Margaret Bourke-White, Lunch Hour, Santos Docks, Brazil, 1936
The 40 works range from early black and white photographs to the classic icons of American color photography.
A number of great photographers played a large role in forming and defining the American Myth. The discovery of everyday aspects of American life was decisive in this: cities and symbols, cars, signs, billboards, advertising, telephone poles, parking lots and barbershops.
People are a second aspect of the wide-ranging exhibition, from the years of the Great Depression to impressive portraits of celebrities.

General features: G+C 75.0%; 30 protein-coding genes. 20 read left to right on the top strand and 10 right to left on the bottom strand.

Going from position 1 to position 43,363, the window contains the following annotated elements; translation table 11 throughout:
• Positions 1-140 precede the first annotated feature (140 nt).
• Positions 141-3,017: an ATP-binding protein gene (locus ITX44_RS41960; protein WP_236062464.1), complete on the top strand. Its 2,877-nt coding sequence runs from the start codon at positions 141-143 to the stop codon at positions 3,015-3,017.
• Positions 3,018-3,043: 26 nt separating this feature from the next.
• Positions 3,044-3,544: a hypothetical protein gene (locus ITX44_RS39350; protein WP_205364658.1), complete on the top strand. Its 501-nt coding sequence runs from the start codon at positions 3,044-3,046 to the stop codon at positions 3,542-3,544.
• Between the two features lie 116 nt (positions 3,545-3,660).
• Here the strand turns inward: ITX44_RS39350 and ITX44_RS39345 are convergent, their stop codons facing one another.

The comparison of almost a century of American photographs results in an interesting structure of similarities and contrasts, which are balanced through the selective choice of images.
The exhibition begins with works of the early 20th century by Paul Strand and Berenice Abbott, who both show the pleasant sides of America and follows with artists of following generations up to Alec Soth, who shows a critical view in his “The Last Days of W” series.
Works by Margaret Bourke-White and Erika Stone both show intriguing portraits of protagonists of the lower, more unfortunate class. The journey ends with glamorous portraits of Hollywood stars such as Milton H. Greene’s famous “Black Sitting” with Marilyn Monroe.
© Milton H. Greene, Marilyn Monroe, 1956
© Alec Soth.